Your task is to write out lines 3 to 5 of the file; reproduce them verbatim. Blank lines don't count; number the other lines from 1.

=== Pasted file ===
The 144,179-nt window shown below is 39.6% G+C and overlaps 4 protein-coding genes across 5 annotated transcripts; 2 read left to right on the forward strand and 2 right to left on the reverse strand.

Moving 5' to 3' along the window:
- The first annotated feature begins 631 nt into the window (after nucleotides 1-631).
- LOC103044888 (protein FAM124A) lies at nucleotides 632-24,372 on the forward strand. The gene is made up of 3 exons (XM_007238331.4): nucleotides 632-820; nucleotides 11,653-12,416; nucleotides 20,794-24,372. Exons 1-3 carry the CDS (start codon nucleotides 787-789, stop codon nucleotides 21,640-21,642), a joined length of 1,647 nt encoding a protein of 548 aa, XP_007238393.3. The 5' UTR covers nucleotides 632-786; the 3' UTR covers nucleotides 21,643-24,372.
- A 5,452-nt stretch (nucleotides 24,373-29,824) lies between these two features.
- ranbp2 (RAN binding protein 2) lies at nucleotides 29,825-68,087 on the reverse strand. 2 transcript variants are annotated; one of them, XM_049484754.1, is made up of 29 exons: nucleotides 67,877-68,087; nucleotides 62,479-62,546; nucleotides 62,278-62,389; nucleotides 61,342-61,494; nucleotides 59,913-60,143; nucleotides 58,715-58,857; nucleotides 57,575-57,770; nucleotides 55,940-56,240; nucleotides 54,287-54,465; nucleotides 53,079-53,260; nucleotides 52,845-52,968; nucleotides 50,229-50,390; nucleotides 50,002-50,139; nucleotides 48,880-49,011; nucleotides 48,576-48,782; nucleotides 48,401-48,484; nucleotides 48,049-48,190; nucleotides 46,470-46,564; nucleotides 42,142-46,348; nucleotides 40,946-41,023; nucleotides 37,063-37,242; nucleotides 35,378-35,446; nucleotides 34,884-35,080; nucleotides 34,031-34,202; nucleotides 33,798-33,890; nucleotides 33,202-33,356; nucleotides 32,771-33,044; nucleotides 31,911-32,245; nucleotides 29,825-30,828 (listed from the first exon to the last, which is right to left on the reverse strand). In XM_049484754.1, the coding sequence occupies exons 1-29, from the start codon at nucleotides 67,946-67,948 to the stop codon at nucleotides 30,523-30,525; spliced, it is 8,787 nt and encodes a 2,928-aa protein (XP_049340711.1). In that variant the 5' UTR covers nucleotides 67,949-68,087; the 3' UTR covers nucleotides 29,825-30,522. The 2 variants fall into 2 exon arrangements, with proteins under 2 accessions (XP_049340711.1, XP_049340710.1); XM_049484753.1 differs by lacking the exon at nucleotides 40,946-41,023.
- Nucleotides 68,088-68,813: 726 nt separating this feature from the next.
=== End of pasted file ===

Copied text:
- The first annotated feature begins 631 nt into the window (after nucleotides 1-631).
- LOC103044888 (protein FAM124A) lies at nucleotides 632-24,372 on the forward strand. The gene is made up of 3 exons (XM_007238331.4): nucleotides 632-820; nucleotides 11,653-12,416; nucleotides 20,794-24,372. Exons 1-3 carry the CDS (start codon nucleotides 787-789, stop codon nucleotides 21,640-21,642), a joined length of 1,647 nt encoding a protein of 548 aa, XP_007238393.3. The 5' UTR covers nucleotides 632-786; the 3' UTR covers nucleotides 21,643-24,372.
- A 5,452-nt stretch (nucleotides 24,373-29,824) lies between these two features.